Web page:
It appears that wet weather has delayed TransCanada’s plan to dig up more sections of its leaky Keystone pipeline southeast of Menno. But what’s that sitting on the pipeline route south of 290th Street?
That’s no model rocket launch pad sitting just south of that TransCanada sign…
…that’s a marker with “HOLE” spray-painted on it. The yellow flags appear to mark the Keystone pipeline route.
This marker, apparently Lee Herrboldt’s land southeast of Menno, may not be the only place in South Dakota where TransCanada will be digging. The Lincoln Journal Star reports that TransCanada plans to dig up and replace chunks of the Keystone pipeline all this year and into next because the steel they laid can’t handle full pressure:
TransCanada Corp. plans to dig up and replace sections of its Keystone pipeline found to not meet federal strength standards so the company can begin pumping oil at higher pressure.
Work, slated to begin this month and extend through 2017, will happen in Nebraska, South Dakota, Kansas, Illinois and Missouri [Nicholas Bergin, “TransCanada to Replace Sections of Keystone,” Lincoln Journal Star, 2016.05.15].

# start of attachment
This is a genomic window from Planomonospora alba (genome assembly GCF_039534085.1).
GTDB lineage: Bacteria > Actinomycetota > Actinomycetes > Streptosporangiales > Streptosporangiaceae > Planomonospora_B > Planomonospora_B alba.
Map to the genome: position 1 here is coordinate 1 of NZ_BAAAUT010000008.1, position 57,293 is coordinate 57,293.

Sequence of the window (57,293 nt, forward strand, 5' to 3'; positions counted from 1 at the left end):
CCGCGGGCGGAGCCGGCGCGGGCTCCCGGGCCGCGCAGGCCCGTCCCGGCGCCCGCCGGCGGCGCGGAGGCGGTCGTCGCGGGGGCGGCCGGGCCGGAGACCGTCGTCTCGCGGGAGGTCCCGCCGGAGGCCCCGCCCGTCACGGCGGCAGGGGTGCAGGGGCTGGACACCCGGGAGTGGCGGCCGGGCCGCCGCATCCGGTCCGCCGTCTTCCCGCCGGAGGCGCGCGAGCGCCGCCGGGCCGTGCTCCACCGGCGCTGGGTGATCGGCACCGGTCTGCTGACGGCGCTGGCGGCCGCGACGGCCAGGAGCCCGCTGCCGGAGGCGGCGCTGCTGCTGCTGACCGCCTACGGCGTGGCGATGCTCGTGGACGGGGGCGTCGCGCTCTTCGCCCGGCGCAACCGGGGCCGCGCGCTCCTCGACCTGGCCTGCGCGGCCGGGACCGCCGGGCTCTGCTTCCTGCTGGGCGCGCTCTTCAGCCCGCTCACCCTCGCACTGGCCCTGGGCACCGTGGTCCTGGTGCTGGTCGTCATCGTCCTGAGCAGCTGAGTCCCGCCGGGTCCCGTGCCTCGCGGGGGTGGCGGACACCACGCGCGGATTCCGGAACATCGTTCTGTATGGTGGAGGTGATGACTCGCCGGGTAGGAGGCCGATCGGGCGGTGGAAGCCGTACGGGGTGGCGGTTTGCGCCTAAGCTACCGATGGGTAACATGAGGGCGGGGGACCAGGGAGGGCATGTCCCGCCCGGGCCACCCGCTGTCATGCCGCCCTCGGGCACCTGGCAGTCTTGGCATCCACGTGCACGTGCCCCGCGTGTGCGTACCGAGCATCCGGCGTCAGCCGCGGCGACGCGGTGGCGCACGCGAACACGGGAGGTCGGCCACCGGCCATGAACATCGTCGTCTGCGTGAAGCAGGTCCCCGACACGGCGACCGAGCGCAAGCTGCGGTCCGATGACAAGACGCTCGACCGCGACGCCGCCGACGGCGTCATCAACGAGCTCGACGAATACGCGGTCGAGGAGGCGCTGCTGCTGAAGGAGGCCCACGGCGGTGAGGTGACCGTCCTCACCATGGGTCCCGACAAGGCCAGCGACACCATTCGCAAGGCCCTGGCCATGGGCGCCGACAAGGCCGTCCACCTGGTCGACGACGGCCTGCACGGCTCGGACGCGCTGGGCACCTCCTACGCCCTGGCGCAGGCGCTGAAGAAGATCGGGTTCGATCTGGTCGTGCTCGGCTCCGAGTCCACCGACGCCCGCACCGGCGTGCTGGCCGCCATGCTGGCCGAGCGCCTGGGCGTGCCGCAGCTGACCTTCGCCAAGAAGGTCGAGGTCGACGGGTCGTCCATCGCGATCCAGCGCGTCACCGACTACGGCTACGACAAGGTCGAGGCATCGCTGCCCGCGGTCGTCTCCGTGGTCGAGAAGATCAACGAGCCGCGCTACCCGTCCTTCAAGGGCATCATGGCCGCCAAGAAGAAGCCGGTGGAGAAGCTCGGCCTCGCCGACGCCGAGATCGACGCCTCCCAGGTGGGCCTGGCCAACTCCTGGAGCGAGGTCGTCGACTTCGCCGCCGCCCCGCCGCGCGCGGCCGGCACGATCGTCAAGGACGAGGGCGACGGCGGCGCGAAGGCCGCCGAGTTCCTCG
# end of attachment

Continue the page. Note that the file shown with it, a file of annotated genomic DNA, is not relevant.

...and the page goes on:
Plains Justice reported back in June 2010 that TransCanada ordered 47% of the steel for Keystone from Welspun, the Indian company that provided lots of defective steel for other pipelines. TransCanada has had to dig up other sections of the Keystone pipeline in South Dakota as well as pieces of the XL pipe laid in Texas. The Pipeline and Hazardous Materials Safety Administration found alarming levels of corrosion in Keystone after just two years of operation. The feds also found that more than half of TransCanada’s welds on that Oklahoma-Texas pipe needed repair.
Due to TransCanada’s sloppy work, landowners who thought the pipeline would be a one-time inconvenience are now seeing their land torn up by TransCanada contractors again, just seven years after the pipe was laid.